The story of my voluntary childlessness

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Obviously from the title you know what this post will be about. Believe me when I say that I thought twice about writing it. Just like certain illnesses, a decision to remain childless, is often stigmatized. Many people assume that childless women have a physical inability to have children, and may therefore be pitied, or seem cold-hearted in some ways for not liking children. There are other reasons, too, that may be judged. I don’t think that because I choose childlessness for certain reasons, that other women similar to me should, too. I believe in freedom of choice, and hope that I won’t be judged harshly for mine.

There is a brief article in Wikipedia about voluntary childlessness. It includes a very long list of reasons why some women and men choose it. I could of course pick out many reasons from that list (some of which I’ll mention below), but one that was missing was “partner or spouse prefers not to have children.” I’ll admit that my spouse fits that category, but I will not discuss his reasons here. I think they should add that reason to the list. It’s certainly one that applies to some people, and is often cited as a reason for separation of couples. My husband’s views on children have not significantly affected my decision to remain childless. I’m not sad because of his views. Of course I’m not 100% sure how another man’s views would have affected mine, but that is neither here nor there.

I remember as a child being given dolls. I liked dolls, but to be honest I preferred full grown Barbie instead of baby dolls. I guess I preferred playing a grown up woman, and not a mother. Why that was, I’m not sure. I had a very loving mother. She treated me like her baby, and then her little girl, and then teenager at the appropriate ages, but I still never thought of myself as any particular age. I liked being young, but that’s about it.

I remember when I went to college it was extremely exciting. I wanted to take advantage of all of the learning and social opportunities it offered. I did find my first love in my senior year, but we were still in learning mode. He later began working on his Ph.D., while I was still figuring out my next steps. I worked during that period. I was in a bit of a party mode at times, maybe hypomanic, and other times depressed. I have bipolar disorder, and surely had it then, even though I wouldn’t be formally diagnosed until I was 32 years old. I remember at 23 years old wondering if that first love and I would marry, but circumstances made him change his view on me, so we broke up. It turned out to be for the best.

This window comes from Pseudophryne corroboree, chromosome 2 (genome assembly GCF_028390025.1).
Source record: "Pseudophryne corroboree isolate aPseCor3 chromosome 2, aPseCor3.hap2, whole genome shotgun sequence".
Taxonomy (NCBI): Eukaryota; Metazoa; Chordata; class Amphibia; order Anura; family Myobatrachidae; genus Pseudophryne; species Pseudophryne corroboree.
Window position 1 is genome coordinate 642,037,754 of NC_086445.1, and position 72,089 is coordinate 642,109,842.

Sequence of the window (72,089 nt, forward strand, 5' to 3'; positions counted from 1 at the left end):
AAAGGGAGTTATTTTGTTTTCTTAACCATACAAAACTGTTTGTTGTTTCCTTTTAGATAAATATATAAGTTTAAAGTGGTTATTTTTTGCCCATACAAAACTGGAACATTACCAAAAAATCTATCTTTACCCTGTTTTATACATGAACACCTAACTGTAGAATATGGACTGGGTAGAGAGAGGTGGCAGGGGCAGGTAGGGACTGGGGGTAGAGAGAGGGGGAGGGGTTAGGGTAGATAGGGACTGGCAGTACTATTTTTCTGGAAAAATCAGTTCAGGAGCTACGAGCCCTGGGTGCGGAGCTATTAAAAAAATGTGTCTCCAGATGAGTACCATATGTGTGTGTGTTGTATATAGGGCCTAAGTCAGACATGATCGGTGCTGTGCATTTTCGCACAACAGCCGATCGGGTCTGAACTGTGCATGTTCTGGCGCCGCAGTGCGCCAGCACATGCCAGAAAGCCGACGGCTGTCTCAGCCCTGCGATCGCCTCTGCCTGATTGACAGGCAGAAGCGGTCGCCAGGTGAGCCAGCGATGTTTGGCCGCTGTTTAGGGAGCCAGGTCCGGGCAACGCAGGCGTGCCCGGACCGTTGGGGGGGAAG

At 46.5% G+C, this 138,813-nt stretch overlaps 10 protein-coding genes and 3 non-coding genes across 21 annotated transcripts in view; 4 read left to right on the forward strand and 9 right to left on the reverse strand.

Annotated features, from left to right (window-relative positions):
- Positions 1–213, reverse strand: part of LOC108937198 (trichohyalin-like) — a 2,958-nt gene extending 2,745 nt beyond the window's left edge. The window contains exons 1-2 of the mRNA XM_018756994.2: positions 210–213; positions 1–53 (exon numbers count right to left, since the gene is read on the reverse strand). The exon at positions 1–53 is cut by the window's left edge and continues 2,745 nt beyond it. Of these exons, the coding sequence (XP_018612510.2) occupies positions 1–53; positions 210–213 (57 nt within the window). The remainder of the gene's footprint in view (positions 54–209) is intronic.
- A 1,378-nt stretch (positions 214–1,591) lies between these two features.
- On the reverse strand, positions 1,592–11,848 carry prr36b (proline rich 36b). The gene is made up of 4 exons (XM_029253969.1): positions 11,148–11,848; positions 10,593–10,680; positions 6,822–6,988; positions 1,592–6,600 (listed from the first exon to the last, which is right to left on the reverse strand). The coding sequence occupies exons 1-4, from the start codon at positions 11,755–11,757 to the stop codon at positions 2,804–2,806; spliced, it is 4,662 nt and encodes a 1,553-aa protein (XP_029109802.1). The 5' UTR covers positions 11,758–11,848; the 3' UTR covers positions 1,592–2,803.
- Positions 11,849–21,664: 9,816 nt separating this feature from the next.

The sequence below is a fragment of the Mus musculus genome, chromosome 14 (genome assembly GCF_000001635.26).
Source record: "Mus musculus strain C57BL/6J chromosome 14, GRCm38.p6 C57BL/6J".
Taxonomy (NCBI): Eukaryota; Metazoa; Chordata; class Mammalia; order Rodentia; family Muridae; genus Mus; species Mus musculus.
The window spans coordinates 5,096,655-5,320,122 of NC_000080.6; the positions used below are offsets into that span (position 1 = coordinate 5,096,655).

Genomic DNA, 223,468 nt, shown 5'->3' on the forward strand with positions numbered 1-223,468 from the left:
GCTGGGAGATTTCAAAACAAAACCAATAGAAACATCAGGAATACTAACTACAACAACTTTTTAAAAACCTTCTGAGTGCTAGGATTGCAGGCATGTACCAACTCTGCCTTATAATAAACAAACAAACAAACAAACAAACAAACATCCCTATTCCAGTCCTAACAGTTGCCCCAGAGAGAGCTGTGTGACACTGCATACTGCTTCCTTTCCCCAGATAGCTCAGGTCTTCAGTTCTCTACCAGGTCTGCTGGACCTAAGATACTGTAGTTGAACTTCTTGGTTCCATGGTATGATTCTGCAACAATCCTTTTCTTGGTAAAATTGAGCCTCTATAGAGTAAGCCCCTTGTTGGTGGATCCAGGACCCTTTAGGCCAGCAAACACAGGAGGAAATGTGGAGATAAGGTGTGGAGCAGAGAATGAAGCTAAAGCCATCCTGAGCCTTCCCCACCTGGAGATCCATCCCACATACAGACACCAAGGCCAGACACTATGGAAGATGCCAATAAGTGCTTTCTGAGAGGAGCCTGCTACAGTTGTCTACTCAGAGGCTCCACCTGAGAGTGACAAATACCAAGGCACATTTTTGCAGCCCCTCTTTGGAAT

After my break up with my first love I moved to Taiwan. I loved travel, and Taiwan made sense since I studied Chinese at university. While there, I worked teaching English to Taiwanese children. I didn’t like the job because I didn’t know how to interact with them. I guess I’ve just never been a “kids kind of person”.  The stress even made me ill with bipolar. I then eventually returned to my home state of New Jersey for a “break” before a planned return, but was blessed to find the true love of my life, my husband, so stayed put.

After my marriage I became hyper-focused on my career. Having a family was not really discussed, and not anywhere at the top of my mind. I, of course, took precautions to ensure there would be no “surprises” in that respect. Years passed as I moved up the corporate ladder. As my responsibilities became more and more challenging, my bipolar disorder worsened. The unexpected death of my mother exacerbated my illness. I found myself hospitalized for my bipolar disorder the first time at age 34. Hospitalizations continued off and on for four years. I ended up unable to work, and terminated from my job. The challenge of recovery has continued since then. There was no time that I, personally, felt having children was even reasonable for me. Having a pet parrot seemed sufficient as a third being in the house, and provided love and support to me and my husband. Caring for him was about the maximum I could handle besides basic housework and errands. Really, the thought of being responsible for actual children would have been frightening to me. Mental illness was also rampant in my family genes. That’s something I considered.